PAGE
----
Sunny Leone gets documentary on her life at TIFF

TORONTO: Karenjit Kaur Vohra didn’t hesitate for a second when she was asked her name while getting her first assignment in the American adult entertainment industry. “My name is Sunny,” she said. Only it was her brother’s name and nobody in her family knew what she was up to.
Year’s later, that name, Sunny Leone, means many things go many different people. For some in her own Punjabi family in Canada where she lived, Leone is doing something “not respectable in the society”. Back home in India, many more are eager to judge her according to standards they themselves set for others. But there is no mistaking the fact that Sunny Leone is a name to reckon with in the Indian entertainment industry. And her brother, Sunny Singh Vohra doesn’t bother if his sister is famous in his name.
The prejudices of a male-dominated society is the essence of ‘Mostly Sunny’, a new documentary on the life of Sunny Leone. World premiered at the 41st Toronto International Film Festival (TIFF), the film gives a rare insight into the ordinary person that Leone is. Just like everybody else.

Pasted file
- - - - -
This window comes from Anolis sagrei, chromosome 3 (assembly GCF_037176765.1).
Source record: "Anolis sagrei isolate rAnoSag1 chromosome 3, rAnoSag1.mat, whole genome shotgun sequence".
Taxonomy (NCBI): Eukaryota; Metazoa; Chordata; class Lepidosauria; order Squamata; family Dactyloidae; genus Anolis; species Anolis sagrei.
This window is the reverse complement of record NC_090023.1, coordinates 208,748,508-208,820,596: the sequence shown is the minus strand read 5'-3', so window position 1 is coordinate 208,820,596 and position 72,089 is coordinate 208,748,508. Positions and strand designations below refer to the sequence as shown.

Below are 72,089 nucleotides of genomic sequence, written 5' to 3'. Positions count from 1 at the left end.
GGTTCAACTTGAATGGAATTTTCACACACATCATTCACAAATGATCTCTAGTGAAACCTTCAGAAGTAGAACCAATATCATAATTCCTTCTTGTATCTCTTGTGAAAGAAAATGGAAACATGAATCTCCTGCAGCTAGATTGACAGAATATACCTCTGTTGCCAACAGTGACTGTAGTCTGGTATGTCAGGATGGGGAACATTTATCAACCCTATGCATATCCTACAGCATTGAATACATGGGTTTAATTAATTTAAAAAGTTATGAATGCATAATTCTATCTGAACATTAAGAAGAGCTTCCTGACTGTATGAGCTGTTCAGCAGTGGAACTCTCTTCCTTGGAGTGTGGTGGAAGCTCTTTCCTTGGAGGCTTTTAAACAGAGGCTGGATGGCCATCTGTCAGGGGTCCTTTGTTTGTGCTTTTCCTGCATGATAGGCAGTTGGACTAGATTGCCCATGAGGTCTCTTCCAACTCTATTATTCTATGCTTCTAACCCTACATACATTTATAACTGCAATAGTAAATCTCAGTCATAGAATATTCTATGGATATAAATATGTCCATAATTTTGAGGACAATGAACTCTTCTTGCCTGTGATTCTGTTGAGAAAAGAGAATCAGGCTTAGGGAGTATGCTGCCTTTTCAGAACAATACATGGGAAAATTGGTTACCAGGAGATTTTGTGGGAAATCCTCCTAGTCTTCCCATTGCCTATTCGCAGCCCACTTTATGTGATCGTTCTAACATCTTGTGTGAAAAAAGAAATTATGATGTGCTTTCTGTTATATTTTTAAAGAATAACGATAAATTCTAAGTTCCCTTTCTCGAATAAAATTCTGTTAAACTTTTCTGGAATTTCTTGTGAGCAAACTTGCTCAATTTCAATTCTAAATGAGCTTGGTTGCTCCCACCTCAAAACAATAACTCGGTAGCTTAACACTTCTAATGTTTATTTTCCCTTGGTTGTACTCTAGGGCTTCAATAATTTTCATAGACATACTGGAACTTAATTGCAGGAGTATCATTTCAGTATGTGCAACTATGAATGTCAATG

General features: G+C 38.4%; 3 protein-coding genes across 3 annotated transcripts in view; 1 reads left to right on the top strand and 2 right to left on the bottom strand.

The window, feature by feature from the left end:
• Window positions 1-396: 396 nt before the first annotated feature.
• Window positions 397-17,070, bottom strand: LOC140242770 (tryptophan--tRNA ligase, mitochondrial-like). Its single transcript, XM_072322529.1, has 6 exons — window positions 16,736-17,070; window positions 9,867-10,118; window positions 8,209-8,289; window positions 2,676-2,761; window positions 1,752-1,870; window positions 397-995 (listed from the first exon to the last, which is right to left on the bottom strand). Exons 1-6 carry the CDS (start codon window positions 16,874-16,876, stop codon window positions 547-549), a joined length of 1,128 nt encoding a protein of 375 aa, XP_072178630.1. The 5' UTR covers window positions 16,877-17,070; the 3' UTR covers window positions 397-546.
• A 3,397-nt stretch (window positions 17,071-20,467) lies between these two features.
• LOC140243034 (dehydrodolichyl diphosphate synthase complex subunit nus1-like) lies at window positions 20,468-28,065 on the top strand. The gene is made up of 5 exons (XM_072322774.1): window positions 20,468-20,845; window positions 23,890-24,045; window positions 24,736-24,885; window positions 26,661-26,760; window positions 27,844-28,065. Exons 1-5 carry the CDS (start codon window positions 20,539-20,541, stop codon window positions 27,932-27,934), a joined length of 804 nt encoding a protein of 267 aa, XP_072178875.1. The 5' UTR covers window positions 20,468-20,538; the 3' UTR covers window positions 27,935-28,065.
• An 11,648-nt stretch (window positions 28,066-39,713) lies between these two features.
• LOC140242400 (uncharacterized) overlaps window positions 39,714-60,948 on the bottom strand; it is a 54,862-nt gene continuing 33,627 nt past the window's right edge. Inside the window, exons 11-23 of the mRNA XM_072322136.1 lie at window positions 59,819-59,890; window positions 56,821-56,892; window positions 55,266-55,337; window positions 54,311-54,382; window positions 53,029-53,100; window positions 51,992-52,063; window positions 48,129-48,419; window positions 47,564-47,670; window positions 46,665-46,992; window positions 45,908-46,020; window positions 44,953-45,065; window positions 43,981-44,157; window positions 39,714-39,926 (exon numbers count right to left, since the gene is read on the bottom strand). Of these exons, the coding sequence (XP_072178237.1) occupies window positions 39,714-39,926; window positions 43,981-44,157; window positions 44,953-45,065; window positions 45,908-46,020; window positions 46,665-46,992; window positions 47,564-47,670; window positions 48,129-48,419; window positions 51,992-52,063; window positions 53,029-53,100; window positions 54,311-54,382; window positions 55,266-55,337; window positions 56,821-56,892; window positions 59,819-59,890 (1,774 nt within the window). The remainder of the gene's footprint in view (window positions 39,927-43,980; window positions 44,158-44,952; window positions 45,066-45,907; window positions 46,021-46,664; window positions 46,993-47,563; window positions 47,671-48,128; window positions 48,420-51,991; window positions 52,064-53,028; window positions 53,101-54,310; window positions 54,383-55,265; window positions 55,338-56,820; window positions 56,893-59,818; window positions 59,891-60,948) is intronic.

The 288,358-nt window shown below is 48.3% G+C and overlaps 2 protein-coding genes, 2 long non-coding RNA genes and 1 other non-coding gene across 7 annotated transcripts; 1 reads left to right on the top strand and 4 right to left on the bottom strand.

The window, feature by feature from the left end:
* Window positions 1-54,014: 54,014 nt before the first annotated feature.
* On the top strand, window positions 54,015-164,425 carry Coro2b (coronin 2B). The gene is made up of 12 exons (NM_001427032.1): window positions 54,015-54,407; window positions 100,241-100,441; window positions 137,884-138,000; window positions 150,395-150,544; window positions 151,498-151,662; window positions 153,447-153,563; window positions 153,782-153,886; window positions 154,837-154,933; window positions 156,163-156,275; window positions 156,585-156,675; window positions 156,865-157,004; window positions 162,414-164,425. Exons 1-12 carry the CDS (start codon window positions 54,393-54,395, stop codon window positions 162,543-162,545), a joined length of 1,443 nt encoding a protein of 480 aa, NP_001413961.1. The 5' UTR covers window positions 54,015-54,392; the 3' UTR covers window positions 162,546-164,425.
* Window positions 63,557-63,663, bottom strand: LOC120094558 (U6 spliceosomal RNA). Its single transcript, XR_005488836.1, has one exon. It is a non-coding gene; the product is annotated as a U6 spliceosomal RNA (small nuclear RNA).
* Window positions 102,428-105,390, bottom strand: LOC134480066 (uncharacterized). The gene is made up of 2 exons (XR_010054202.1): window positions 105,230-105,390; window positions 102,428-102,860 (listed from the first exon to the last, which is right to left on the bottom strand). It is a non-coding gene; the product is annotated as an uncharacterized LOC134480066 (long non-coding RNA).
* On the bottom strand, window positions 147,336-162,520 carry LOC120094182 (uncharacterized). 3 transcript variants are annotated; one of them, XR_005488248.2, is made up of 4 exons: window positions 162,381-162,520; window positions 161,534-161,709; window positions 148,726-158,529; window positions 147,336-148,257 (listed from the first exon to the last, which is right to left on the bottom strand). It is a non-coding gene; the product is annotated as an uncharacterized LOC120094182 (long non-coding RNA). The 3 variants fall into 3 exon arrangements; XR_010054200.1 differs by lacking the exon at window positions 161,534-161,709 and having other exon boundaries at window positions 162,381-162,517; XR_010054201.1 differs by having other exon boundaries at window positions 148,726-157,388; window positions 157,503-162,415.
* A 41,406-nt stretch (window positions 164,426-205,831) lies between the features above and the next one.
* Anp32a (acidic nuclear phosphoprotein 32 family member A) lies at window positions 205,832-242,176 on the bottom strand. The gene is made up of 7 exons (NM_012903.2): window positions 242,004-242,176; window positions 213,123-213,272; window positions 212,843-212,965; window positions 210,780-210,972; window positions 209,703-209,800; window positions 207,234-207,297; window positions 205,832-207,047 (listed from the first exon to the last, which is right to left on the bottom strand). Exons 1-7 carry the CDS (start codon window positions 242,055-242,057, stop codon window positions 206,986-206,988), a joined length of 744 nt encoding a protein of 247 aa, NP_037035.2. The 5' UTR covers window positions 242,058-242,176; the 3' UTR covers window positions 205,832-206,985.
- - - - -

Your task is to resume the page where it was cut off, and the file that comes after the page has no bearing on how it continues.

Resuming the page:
Directed by Dilip Mehta, the brother of celebrated filmmaker Deepa Mehta, ‘Mostly Sunny’ handles issues of women’s empowerment and sexuality through a life’s story, the Indian society has problems in dealing with. “I like not pretending somebody I am not,” explains Leone in the film, shot in India and Canada.
Part of the Toronto festival’s documentary programme that includes films from around the world, like a new documentary on the Rolling Stones’ Latin America tour, ‘Mostly Sunny’ hasn’t taken much time in capturing the mood of a global audience.
“Instead of a privileged, upper class Bollywood starlet, the Sunny we see here is a common-sense small-town girl who is deeply devoted to both her family and her work,” says Toronto festival programmer Steve Gravestock.
“What emerges from ‘Mostly Sunny’ is a portrait of a woman whose exposure on the job has not destroyed the loving wife and daughter at home: if she’s Sunny to millions, to her family she’s still Karen (short for Karenjit),” he adds.
Leone’s American businessman-husband David Weber is a main character in the film, always by his wife’s side respecting her as a professional. “Sunny is a brand. Karen is my wife,” says Weber. (AGENCIES)


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